They really like their art here- the former public toilets now house a small gallery, wittily named The Loovre.
Nearby the Painswick Centre, a turn of the century building in Arts and Crafts style, was one of the first to be built in reconstituted stone.
After our walk, we went to The Butcher's Arms in Sheepscombe for lunch.  This pub claims to have the 'most photographed sign in England' - the man with the beer in his hand, and a pig tied to his leg. We enjoyed a brilliant roast lunch, sitting outside in the sunshine. The men had roast beef, whilst Denise and I enjoyed a splendid nut roast. When I went inside for the loos, I was very taken with the beautiful wooden clocks on the wall, set to different times around the world. I wonder what the one bottom right [SOLD] was like!
And after lunch we went on somewhere even more interesting - but that's a whole other post

Thursday 29 July 2021

One Finger, One Thumb, Keep Moving

When I finished my weather scarf back in May, I mentioned what I might do with the leftover yarn. I mentioned making some gloves. 

I had made Steph a pair of 'texting gloves' for her birthday ages ago, using self striping sock yarn. I checked back on the blog*, and found the post - but unfortunately there was no note as to where I'd got the pattern. 

Then, quite unexpectedly a coupl e of weeks ago, I found a folded piece of paper inside a craft book- and it was the very pattern I had used back in 2009. I had modified a free pattern I'd found on the net- but [foolishly] not noted the original source.  I rolled my remaining oddments into 2 gram balls [a little smaller than a ping-pong ball] and dropped them into the sections of an eggbox to keep them separate and manageable. I didn't count the rows of each colour, so the two gloves aren't quite perfectly symmetrical [but almost] The pattern has a single seam up the side, and a short seam on the thumb- but it's a simple 2-needle job [no dpns if I can avoid them!] 
These have gone away in the drawer with the scarf and will wait there until it turns chilly. There is still quite a bit of yarn left. I'm not sure what I'm going to do with that. I worked hard to finish these on Friday evening as I wanted to get them out of the way before we went away for the weekend.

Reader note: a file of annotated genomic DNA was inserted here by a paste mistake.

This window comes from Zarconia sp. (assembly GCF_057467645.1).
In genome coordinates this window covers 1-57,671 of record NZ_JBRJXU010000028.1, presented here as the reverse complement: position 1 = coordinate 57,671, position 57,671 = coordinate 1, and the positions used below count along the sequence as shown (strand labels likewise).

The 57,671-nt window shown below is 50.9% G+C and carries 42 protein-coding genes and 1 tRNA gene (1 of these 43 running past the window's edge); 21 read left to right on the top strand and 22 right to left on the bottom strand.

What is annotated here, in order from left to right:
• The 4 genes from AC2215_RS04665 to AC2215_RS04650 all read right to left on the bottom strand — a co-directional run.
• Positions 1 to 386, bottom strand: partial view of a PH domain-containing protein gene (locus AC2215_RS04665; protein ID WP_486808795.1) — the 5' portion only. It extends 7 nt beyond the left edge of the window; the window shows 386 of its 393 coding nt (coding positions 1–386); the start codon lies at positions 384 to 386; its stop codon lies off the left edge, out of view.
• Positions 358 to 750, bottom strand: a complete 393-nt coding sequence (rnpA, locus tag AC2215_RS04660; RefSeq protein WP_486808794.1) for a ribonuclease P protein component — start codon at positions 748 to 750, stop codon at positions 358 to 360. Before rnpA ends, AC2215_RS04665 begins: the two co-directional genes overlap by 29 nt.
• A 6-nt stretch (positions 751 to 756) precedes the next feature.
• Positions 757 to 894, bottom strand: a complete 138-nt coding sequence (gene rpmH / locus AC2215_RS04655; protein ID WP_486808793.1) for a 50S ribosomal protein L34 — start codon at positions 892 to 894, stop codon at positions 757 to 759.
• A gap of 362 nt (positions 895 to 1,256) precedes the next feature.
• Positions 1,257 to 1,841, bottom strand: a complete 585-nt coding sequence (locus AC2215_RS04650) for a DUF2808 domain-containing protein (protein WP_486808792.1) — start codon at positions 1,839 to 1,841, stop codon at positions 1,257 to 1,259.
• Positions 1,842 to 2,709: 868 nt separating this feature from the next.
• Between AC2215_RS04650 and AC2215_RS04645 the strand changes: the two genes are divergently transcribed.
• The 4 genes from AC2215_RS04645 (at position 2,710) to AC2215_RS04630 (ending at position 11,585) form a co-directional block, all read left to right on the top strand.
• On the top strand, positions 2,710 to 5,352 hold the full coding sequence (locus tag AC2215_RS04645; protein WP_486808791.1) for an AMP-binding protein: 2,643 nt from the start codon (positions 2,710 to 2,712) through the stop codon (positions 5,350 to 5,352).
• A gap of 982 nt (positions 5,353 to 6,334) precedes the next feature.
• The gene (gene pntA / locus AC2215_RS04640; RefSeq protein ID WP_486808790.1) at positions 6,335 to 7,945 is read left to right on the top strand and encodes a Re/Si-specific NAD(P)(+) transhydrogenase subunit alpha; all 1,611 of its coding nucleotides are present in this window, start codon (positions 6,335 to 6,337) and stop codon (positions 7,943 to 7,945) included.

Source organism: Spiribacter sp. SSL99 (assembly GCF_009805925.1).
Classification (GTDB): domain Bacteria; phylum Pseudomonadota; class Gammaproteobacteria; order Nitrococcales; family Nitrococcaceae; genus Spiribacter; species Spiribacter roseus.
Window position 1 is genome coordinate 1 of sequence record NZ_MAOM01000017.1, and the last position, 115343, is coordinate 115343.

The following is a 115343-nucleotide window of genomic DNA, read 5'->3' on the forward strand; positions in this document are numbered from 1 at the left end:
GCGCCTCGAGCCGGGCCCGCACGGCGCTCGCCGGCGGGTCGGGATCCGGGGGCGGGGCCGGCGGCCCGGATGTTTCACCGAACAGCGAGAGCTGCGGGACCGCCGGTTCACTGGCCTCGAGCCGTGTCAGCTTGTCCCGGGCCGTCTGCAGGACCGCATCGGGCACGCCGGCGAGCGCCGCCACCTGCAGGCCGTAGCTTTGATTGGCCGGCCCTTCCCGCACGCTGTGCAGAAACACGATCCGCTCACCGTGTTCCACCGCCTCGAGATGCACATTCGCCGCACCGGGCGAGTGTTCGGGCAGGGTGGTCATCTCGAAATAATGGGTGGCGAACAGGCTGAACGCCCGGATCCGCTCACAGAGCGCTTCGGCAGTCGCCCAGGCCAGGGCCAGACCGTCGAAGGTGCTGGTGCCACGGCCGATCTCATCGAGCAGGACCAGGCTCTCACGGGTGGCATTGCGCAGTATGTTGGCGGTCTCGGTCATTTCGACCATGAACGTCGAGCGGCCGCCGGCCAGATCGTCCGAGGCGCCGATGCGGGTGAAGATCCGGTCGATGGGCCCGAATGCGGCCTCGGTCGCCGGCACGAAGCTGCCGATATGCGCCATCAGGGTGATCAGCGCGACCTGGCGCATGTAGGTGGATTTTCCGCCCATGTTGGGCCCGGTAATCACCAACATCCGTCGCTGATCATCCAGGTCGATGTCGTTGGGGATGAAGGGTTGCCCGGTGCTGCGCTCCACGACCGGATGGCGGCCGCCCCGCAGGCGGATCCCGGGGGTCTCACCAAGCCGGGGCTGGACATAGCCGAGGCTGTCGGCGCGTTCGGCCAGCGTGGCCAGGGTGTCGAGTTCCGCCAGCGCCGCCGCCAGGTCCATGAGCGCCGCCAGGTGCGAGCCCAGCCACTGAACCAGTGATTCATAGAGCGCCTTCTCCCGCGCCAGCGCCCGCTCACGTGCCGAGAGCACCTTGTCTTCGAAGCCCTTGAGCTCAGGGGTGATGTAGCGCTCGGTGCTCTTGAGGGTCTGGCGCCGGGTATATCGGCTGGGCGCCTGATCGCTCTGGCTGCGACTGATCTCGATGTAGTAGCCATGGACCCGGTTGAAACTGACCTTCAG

Bob had a Wedding Preparation Session with friends down in Wiltshire, then we were going on to Gloucestershire for 2 nights to stay with his sister Denise, and her husband Kevin. And in the wonderful way these things work out, Denise had a pattern for a baby jacket she was hoping to knit for her grand-daughter. The middle section of the pattern was really complicated and she had struggled to make sense of it. So the pattern and yarn has come back to Cornerstones, and I shall attempt to decipher it. 
Another challenge to enjoy! And I like babyknits - they grow so quickly. Watch this space.
[*do you use your blog as an archive for your crafting/cooking notes?]

Wednesday 28 July 2021

A Time Of Reflection

For twelve years, I have loathed the light fitting in the main bedroom here. It had a chrome triangular plate, three spotlights, and three spiral wires with little plastic prism things at the end. These wires collected dust faster than you can say "Good Housekeeping".

If we came for a weekend, I would whisk off the cobwebs with a feather duster on a Friday night- and when we came to leave a few days later, they'd be back again. "When we live there permanently, it's going!" I said 

And now it has gone. But in the strange way of things, a couple of nights before Bob removed it, I saw a strange pattern on the wall. My hand mirror was face up on the dressing table and reflecting an oval patch of light - but there was a bright white trefoil too. I moved the mirror round and the pattern changed.

I spend ages twisting and turning it - getting all sorts of patterns, and I finally realised it was something to do with the plastic cones deflecting the light.

The light show has finished now...but I am much happier with the simple glass dome which replaces the cobweb catcher [thank you Bob]

Tuesday 27 July 2021

It's Norfolk Day!

Yes, for the last 4 years, on 27th of July, people have celebrated Norfolk Day. This event is sponsored by the Eastern Daily Press and BBC Radio Norfolk, and promoted by the Norfolk Chamber of Commerce. 

But I do not know why they chose this particular day [July 27 is National Sleepyhead Day in Finland!] The main aim of the day is to promote local businesses and Norfolk companies.

Woodforde's Brewery, in Broadland, produce a beer for this day called "Break's Birthday Brew" in support of Break, a great charity which supports vulnerable children and families across East Anglia.

Sadly a number of events have been cancelled because of the pandemic. The EDP has given a list of activities here

I decided I should try and do something to acknowledge this lovely county which is my home. As we were going away at the weekend, I decided to take a 'hostess gift' featuring local products.